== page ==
Trying to get your people excited for their future with your organization? Don’t rely on some tired mission-statement thinking. Instead, make a pitch to the heart of what people are truly passionate about: their own lives.
Imagine this scenario: You’re an executive at a middle-of-the-road company that wants to get better. Time for a ra-ra all-hands meeting. So one manager stands up in front of the staff with some PowerPoint slides and explains how you're going to grow as a company by providing valuable real-world solutions to consumer concerns across multiple platforms.
Manager #2 stands up with even more slides and explains how you're going to grow as a company by combining the values of excellence, cooperation and innovation with market-driven goals to create a culture of productivity and thought.
Then you stand up with absolutely nothing and say, “You know what, people? We’re going to grow as a company by making sure you all get enshrined in the Employee Hall of Fame, so that when you walk into a room, people think, ‘Oh wow, that’s a genuine rock star right there.’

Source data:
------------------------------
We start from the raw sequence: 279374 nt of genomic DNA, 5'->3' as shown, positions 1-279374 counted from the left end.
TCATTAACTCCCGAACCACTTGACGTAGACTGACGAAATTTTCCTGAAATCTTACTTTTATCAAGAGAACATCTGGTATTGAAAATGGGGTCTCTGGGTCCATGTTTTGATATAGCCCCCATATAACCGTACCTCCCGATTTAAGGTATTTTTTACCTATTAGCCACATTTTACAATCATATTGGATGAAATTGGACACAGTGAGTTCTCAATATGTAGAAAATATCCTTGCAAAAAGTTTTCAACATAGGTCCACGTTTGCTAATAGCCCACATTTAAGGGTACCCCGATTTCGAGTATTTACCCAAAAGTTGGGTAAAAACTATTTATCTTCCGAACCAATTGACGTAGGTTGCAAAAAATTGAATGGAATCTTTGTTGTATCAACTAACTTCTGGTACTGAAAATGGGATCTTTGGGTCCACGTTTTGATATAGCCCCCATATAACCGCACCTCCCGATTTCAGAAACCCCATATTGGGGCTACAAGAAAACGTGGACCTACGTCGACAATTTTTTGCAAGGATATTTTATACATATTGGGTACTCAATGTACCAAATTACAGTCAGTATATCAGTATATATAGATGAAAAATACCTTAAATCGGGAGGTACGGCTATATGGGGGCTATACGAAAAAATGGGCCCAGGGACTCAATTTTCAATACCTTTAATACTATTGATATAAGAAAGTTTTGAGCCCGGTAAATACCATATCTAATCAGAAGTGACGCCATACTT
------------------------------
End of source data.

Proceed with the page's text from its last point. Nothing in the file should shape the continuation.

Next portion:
“We want you to come to work every day wanting to knock one out of the park—not because it’s good for our profits, but because it feels awesome to knock one out of the park. There’s nothing better than taking the reins and reaching a level of skill and excellence that drops people’s jaws and has them utter your name with awed respect.
"This company is like a lot of others, but your life is authentic. That's what counts in the end. Now go and make some personal history!”
Think of the reaction to such a statement. You might not ever convey it this boldly, but never underestimate how much people secretly dream of a little glory, on any scale. Make sure they understand that your building is where they can achieve it.